The callout snowball effect

So someone calls you a bad person on social media or in a political scene.  Maybe they make some clear harsh accusation.  Maybe they just say something darkly vague and that you deserve to be dissociated from.

What happens next?  The church choir joins in, the pile-on begins.

People add their little stories of your little misdeeds, suddenly blown totally out of proportion as Huge and Definite Evidence in this echo chamber environment of your Horrible, Inhuman, and Ejectable Character.  This could be done to literally anyone, but especially to people who already stick out for their political activities.

These people who add on their little tales of supporting evidence to the dogpile think they’re doing a good thing.  They don’t understand in the moment that actually the entire thing is being engineered by a completely dishonest and manipulative, self-interested and biased faction who have no problem using total lies to pursue their dominance in the political scene.

Half-truths multiplied by half-truths become quarter-truths, eighth-truths, sixteenth-truths, until what began as distortion and exaggeration becomes outright lie.

If they really understood the context they would withdraw their contributions.  They would retract stating that their little additions were really not anything significant, were out of context, that they only really brought them up because of the general atmosphere created where it seemed like So-and-So Really Was a Bad Person, but now that they realize maybe So-and-So isn’t a bad person, that this whole thing maybe is a farce, they were probably wrong to add their two cents.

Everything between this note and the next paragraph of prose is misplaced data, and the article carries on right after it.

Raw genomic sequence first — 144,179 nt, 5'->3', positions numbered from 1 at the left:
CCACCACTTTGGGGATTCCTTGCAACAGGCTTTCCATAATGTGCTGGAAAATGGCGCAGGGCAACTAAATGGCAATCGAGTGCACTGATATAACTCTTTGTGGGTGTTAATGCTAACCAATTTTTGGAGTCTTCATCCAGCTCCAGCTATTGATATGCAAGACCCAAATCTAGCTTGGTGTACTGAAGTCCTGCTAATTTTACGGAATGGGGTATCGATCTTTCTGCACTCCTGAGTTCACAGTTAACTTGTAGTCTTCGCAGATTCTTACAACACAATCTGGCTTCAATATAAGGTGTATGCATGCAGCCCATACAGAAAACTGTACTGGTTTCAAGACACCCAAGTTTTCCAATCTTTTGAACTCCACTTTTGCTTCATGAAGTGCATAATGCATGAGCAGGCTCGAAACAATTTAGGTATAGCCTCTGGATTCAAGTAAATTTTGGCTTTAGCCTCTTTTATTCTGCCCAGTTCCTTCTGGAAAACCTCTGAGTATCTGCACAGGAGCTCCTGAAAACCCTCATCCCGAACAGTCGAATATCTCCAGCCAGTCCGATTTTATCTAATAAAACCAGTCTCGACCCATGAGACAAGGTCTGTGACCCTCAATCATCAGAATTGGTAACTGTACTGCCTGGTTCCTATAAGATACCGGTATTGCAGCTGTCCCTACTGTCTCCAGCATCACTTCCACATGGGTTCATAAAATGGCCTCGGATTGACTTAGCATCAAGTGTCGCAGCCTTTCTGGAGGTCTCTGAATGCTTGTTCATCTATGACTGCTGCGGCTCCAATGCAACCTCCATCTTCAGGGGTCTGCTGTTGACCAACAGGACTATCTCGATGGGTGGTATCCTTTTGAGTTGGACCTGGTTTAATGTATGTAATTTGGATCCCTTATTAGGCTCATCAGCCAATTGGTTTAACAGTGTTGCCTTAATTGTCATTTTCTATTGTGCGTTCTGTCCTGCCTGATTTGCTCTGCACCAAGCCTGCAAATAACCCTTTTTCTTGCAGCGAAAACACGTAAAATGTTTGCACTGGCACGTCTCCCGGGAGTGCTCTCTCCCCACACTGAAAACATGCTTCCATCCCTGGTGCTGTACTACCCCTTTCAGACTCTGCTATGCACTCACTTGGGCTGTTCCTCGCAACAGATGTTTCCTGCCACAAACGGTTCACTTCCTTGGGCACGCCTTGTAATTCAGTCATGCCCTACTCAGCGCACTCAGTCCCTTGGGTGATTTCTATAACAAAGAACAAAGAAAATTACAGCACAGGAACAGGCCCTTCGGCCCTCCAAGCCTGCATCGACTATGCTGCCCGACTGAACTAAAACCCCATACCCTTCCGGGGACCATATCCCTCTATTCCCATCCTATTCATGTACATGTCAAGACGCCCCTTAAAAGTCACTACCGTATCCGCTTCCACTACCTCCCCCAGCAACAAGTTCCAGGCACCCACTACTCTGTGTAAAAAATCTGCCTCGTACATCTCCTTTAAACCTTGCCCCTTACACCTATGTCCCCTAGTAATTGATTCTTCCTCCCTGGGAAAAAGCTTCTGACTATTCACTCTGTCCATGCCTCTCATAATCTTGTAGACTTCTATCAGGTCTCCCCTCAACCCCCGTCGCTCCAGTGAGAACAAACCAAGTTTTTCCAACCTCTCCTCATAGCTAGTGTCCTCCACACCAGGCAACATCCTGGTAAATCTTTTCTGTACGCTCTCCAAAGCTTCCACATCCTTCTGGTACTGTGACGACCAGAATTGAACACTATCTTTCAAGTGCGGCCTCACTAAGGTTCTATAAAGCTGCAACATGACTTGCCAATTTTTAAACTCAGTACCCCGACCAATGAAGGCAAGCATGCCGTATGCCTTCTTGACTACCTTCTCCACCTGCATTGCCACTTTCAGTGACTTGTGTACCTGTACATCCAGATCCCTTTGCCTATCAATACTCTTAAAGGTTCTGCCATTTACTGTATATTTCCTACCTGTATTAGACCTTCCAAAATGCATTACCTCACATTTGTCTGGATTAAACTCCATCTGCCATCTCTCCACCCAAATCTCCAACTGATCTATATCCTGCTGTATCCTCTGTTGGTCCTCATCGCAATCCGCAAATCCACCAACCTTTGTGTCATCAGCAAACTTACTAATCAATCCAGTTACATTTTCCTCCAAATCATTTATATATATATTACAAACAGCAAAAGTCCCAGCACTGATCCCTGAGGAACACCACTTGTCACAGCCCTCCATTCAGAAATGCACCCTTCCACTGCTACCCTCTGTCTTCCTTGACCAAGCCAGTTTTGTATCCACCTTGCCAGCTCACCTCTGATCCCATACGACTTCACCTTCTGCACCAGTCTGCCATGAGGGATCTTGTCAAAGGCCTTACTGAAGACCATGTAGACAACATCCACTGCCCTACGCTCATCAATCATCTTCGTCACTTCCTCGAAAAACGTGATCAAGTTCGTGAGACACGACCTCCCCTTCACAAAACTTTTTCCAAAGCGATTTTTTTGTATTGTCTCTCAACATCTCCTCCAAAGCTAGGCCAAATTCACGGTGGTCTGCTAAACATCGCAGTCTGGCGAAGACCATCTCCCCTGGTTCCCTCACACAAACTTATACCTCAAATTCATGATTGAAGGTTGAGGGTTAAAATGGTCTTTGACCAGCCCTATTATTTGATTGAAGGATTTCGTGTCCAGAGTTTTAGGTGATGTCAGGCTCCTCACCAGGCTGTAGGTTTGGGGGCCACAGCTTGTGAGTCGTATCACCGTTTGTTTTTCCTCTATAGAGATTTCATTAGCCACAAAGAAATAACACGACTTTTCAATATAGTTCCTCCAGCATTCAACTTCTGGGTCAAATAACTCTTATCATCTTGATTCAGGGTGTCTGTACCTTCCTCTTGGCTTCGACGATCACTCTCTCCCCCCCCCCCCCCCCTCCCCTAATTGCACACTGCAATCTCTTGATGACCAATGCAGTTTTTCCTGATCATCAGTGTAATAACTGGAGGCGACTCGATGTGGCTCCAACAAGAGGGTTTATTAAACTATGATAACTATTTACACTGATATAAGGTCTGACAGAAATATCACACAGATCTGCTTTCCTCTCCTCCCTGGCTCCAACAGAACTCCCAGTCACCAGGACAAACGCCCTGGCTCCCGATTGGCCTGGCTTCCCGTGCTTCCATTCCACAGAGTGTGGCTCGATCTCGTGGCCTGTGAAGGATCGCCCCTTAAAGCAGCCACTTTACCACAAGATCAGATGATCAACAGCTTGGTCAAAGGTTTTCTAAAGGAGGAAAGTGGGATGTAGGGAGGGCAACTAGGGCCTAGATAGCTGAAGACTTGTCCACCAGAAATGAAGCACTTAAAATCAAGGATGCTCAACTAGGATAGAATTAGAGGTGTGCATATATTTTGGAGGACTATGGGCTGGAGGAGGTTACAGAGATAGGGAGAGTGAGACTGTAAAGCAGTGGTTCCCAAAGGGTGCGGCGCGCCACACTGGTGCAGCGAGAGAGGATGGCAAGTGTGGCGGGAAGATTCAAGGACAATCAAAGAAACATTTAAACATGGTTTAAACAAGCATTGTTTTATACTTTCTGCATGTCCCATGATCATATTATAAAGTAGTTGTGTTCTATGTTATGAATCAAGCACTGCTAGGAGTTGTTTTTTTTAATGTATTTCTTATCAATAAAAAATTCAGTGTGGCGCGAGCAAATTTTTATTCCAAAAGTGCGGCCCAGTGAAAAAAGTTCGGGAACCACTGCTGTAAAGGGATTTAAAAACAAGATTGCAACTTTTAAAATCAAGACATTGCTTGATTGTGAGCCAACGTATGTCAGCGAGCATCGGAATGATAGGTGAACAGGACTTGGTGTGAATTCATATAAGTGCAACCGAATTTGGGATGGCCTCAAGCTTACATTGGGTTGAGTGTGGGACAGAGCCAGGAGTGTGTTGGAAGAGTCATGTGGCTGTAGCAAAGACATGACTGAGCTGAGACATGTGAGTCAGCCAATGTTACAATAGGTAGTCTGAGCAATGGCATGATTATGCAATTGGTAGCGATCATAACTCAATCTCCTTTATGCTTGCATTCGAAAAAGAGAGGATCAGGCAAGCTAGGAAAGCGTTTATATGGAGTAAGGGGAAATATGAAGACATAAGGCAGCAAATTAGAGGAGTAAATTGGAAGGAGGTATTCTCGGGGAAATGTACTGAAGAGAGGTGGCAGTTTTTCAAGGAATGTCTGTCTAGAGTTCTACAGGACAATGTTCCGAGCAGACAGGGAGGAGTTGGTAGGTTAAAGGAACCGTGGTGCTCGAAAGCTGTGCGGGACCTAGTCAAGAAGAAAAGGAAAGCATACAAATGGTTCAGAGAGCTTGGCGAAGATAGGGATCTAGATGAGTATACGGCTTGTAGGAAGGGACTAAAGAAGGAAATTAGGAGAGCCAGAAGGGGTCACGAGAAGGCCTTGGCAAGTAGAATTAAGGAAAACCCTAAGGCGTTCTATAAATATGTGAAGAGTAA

Then the atmosphere grows worse and worse, the whisper-down-the-lane of people mishearing or exaggerating what’s being said about you for what they thought were good intentions continues to spiral, people from further and further back in your life encounter this storm as it continues to grow and spread, and potentially all the most private and embarrassing contexts of your life history are dumped into full view, in the most distorted, least favorable way, among the most hostile possible audience.  This could be done to anyone.

Again, people might not have share whatever hypothetical past if they realized, hey, this whole storm is all just crap generated by dishonesty at its very beginning.  They might take back the way they characterized it.

But by then it’s too late.  They’ve already contributed to the firestorm that has completely wrecked someone, creating massive psychological, reputation and possibly career damage.  They have taken part in something like a modern stoning, something existing in 2017 that feels like it ought to belong in medieval times.

Withdrawing or retracting at this point would be basically ineffective.  The storm has already occurred.  The burn has already happened.  For the damage to be reversed with a level of virality and contagion equal to the initial damage that took place would require a lot more than one or two of the negative character witnesses retracting.

But anything can happen.  What the Internet makes, the Internet can unmake.  Who knows?  In time, we may even learn maturity.


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